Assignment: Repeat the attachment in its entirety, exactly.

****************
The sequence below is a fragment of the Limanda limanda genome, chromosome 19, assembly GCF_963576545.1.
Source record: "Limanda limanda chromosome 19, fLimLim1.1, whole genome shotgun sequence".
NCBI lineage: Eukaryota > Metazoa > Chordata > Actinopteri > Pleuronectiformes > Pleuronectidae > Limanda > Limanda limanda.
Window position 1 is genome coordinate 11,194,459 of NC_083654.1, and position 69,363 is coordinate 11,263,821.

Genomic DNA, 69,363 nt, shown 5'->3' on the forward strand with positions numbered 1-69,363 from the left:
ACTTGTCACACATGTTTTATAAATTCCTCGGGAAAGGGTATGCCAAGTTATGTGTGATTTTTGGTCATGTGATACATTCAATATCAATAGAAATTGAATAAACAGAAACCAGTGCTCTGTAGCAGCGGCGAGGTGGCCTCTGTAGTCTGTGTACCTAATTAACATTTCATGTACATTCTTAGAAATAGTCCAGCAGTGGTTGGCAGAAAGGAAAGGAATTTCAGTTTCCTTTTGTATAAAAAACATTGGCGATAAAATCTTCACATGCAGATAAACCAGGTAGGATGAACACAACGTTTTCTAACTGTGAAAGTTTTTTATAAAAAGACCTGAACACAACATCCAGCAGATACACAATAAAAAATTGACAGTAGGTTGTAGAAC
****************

The sequence below is a fragment of the Limanda limanda genome, chromosome 19, assembly GCF_963576545.1.
Source record: "Limanda limanda chromosome 19, fLimLim1.1, whole genome shotgun sequence".
NCBI lineage: Eukaryota > Metazoa > Chordata > Actinopteri > Pleuronectiformes > Pleuronectidae > Limanda > Limanda limanda.
Window position 1 is genome coordinate 11,194,459 of NC_083654.1, and position 69,363 is coordinate 11,263,821.

Genomic DNA, 69,363 nt, shown 5'->3' on the forward strand with positions numbered 1-69,363 from the left:
ACTTGTCACACATGTTTTATAAATTCCTCGGGAAAGGGTATGCCAAGTTATGTGTGATTTTTGGTCATGTGATACATTCAATATCAATAGAAATTGAATAAACAGAAACCAGTGCTCTGTAGCAGCGGCGAGGTGGCCTCTGTAGTCTGTGTACCTAATTAACATTTCATGTACATTCTTAGAAATAGTCCAGCAGTGGTTGGCAGAAAGGAAAGGAATTTCAGTTTCCTTTTGTATAAAAAACATTGGCGATAAAATCTTCACATGCAGATAAACCAGGTAGGATGAACACAACGTTTTCTAACTGTGAAAGTTTTTTATAAAAAGACCTGAACACAACATCCAGCAGATACACAATAAAAAATTGACAGTAGGTTGTAGAAC